Publisher: Faber & Faber

Lullaby by Leïla Slimani

Posted August 17, 2018 by Michael @ Knowledge Lost in Contemporary / 2 Comments

Lullaby by Leïla SlimaniTitle: Lullaby (Goodreads)
Author: Leïla Slimani
Translator: Sam Taylor
Published: Faber & Faber, 2016
Pages: 224
Genres: Contemporary
My Copy: Paperback

Buy: AmazonBook DepositoryKindleWordery (or visit your local Indie bookstore)

At the beginning of the year Lullaby by Leïla Slimani (The Perfect Nanny in North America) was getting a lot of attention. It tells the story of Myriam, a French-Moroccan lawyer who is anxious to get back to work after giving birth to her second child. Before doing so, they must find the perfect nanny to take care of their children. Louise is a polite and quiet woman who goes above and beyond looking after the two children but is she really the perfect nanny?

Leïla Slimani is a French-Moroccan journalist who lives in Paris with her two young children. My interpretation of this novel is that Leïla Slimani let all her insecurities about leaving her children with a nanny play out on the page. There is a constant feeling of fear and jealousy that it explored inside Myriam’s mind. It is this realism that makes Lullaby a novel worth reading.

Lullaby won the Prix Goncourt in 2016 which is one of France’s most prestigious literary awards. Winners of this prize include Marcel Proust for In Search of Lost Time, Simone de Beauvoir (The Mandarins), and Marguerite Duras with her amazing novel The Lover. With this type of prestige behind the prize, it is not surprising that Leïla Slimani’s Chanson douce was translated so quickly.

The baby is dead. It only took a few seconds.

This is a dark glimpse into the mind of motherhood, something I would pair with Die, My Love. It must have been very therapeutic for Leïla Slimani to write out this novel and explore the feeling of returning to the work force. I do not know if this is autobiographical in any way, I just base my assumption on the similarities of Myriam and Leïla. I understand why North America called this novel The Perfect Nanny but honestly the French title Chanson douce translates to soft song. Sam Taylor is the translator for both, I am just a little wary about the accuracy of the text when the title is vastly different from the original. Lullaby is a quick and thrilling read that will make you feel uncomfortable. This is not for everyone but for fans of dark fiction, it is worth checking out.

Ariel by Sylvia Plath

Posted December 5, 2014 by Michael @ Knowledge Lost in Poetry / 0 Comments

Ariel by Sylvia PlathTitle: Ariel (Goodreads)
Author: Sylvia Plath
Published: Faber & Faber, 1965
Pages: 81
Genres: Poetry
My Copy: Library Book

Buy: AmazonBook Depository (or visit your local Indie bookstore)

It feels like Sylvia Plath’s life overshadowed her literary value; her autobiographical novel The Bell Jar was like a confessional and people tend to read it for all the juicy bits. Ariel is a collection of poems published posthumously, just a few years after her suicide. It is true that we have Plath to think for advancing the confessional poetry form and exploring topics previously taboo like suicide, mental illness and domestic abuse.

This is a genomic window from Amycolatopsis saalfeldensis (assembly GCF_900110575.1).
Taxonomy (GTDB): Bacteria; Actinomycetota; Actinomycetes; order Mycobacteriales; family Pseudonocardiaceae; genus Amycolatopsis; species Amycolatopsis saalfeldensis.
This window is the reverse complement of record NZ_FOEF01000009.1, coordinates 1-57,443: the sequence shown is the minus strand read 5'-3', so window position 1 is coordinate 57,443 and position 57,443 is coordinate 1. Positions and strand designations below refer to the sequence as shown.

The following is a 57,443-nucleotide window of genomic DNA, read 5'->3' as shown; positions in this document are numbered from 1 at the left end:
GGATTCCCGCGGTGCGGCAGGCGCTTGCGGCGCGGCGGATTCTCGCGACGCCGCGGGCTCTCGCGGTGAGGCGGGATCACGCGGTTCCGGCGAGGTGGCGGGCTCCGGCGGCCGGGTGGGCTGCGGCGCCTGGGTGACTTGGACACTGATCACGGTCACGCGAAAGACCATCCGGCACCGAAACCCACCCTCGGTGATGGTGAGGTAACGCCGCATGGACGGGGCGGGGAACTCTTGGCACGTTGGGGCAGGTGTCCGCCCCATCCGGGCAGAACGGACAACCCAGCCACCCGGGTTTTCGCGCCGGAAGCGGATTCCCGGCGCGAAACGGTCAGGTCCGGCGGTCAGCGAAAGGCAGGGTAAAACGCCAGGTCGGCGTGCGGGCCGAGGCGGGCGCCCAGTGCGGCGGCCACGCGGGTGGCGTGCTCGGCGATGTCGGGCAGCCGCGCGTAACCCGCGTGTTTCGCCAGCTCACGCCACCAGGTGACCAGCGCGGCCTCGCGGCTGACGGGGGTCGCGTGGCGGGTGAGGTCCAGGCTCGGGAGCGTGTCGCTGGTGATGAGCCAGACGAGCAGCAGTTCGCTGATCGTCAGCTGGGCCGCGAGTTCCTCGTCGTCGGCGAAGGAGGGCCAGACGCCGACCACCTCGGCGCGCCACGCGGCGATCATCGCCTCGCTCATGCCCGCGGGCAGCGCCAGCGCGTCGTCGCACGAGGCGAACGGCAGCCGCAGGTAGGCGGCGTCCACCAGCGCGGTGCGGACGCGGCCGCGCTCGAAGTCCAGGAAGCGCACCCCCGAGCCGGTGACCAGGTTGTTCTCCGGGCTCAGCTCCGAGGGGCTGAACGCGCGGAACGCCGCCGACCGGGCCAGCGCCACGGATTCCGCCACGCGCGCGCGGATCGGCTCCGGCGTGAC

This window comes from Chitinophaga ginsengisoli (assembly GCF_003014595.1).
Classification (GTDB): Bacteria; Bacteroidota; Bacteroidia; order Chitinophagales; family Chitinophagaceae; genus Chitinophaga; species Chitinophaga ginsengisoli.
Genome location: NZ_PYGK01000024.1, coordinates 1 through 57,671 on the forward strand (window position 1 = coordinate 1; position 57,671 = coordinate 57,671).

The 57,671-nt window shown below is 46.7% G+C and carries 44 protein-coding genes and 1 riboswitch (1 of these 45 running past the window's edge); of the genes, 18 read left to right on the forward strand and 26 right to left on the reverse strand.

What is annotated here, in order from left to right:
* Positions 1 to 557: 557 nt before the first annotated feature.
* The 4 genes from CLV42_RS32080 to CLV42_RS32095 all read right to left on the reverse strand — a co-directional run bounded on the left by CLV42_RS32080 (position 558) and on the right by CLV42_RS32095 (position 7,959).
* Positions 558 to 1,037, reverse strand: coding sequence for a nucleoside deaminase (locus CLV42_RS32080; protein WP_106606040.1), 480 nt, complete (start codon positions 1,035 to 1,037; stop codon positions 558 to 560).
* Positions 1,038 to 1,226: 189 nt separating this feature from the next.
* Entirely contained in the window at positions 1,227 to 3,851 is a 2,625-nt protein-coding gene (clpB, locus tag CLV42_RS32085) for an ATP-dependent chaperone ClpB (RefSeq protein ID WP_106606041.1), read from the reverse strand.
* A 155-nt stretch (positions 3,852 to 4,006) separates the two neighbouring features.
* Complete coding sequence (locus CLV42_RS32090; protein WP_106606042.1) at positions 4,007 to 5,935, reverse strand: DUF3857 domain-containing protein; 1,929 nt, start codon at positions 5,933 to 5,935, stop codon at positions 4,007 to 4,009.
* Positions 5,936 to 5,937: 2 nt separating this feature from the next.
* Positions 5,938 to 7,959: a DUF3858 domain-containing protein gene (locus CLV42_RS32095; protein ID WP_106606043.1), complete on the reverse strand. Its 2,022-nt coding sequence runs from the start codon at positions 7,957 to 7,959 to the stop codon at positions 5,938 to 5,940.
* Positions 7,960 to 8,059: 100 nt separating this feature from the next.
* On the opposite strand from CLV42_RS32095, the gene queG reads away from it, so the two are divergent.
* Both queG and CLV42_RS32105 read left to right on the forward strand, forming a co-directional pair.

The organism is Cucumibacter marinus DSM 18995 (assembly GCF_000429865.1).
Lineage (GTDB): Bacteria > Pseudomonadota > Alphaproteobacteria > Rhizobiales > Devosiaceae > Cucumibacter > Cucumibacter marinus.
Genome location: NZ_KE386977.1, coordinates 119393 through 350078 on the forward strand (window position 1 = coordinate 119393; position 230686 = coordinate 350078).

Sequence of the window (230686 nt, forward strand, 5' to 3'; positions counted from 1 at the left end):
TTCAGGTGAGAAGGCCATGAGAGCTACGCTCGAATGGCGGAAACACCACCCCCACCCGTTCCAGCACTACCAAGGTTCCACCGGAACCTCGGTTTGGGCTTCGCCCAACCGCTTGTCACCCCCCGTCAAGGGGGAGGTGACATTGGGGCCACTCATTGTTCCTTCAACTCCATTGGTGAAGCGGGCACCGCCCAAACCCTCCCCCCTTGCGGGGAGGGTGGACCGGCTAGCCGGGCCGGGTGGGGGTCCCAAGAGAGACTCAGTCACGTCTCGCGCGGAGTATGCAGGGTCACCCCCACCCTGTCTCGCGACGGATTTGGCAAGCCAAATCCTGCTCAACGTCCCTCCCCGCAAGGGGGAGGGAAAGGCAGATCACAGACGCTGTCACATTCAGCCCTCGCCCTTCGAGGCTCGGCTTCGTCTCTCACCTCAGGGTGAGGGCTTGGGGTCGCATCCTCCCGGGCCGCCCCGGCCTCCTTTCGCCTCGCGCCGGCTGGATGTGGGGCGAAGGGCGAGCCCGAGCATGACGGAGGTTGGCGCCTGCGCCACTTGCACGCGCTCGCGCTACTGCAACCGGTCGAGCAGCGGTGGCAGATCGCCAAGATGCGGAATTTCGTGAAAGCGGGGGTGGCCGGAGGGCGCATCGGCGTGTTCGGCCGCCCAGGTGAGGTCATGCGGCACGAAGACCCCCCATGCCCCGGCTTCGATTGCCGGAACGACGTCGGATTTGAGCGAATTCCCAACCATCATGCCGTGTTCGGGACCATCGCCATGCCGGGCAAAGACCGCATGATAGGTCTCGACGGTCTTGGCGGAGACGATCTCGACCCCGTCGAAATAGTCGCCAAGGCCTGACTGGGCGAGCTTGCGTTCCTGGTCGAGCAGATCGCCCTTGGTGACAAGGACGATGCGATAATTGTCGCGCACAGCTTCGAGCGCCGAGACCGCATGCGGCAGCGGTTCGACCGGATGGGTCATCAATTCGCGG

I would like to thank Meg Wolitzer’s book Belzhar for pushing me into reading more of Sylvia Plath. The book explores a struggling student that was sent to a private school that put her in a special English class. This class spent the semester journaling and reading Plath, most importantly The Bell Jar but also Ariel. That book made me want to re-read The Bell Jar which I loved but instead decided it was time to give her poetry a go.

However I am very aware that I don’t know how to review poetry let alone a whole collection, so this is more about my experience with this book. I feel like I am becoming a better reader but if you ask me to read out loud I am going to struggle. So I decided this is an issue I needed to work on and I read Ariel to my wife (she read some of it to me as well). This may seem like a romantic and intimate thing to do with your partner but Plath has a way of killing any sexy moods.

I loved the experience but I am struck with a sense that Sylvia Plath might have been a poor choice to begin with. She has a very strong sense of imagery and plays a lot with metaphors; some of which I picked up on but there was some stuff that went over my head. Poetry is meant to be read out aloud and I thought this would help with my understanding as well as develop my skills. However I found it extremely difficult to work out punctuation in these poems. Some sentences span over a few stanzas but my natural impulse was to pause after ever line.

Having said that, this was a wonderful experience and while the poems are often dark and depressing I am glad I shared this moment with my wife. Ariel kind of reminds me of those people on the internet that overshare about their lives and you can’t help but be glued to what they write even if it annoys you. Sometimes I think, that is too much information but Sylvia Plath seems to get to the heart of that raw emotion.

Sylvia Plath was an incredibly intelligent and complex woman; I can’t help being fascinated by her. I want to learn more about her life, and understand the emotion behind her writing. Take for example her poem “Daddy”; there is this anger toward her father as well as some holocaust imagery that I just want to understand. I am going to have to find a biography on Plath’s life because I think this places a big part in her writing. Can anyone recommend me a good biography?

Difficult Men by Brett Martin

Posted October 14, 2014 by Michael @ Knowledge Lost in Non-Fiction / 0 Comments

Difficult Men by Brett MartinTitle: Difficult Men (Goodreads)
Author: Brett Martin
Published: Faber & Faber, 2013
Pages: 320
Genres: Non-Fiction
My Copy: Paperback

Buy: AmazonBook Depository (or visit your local Indie bookstore)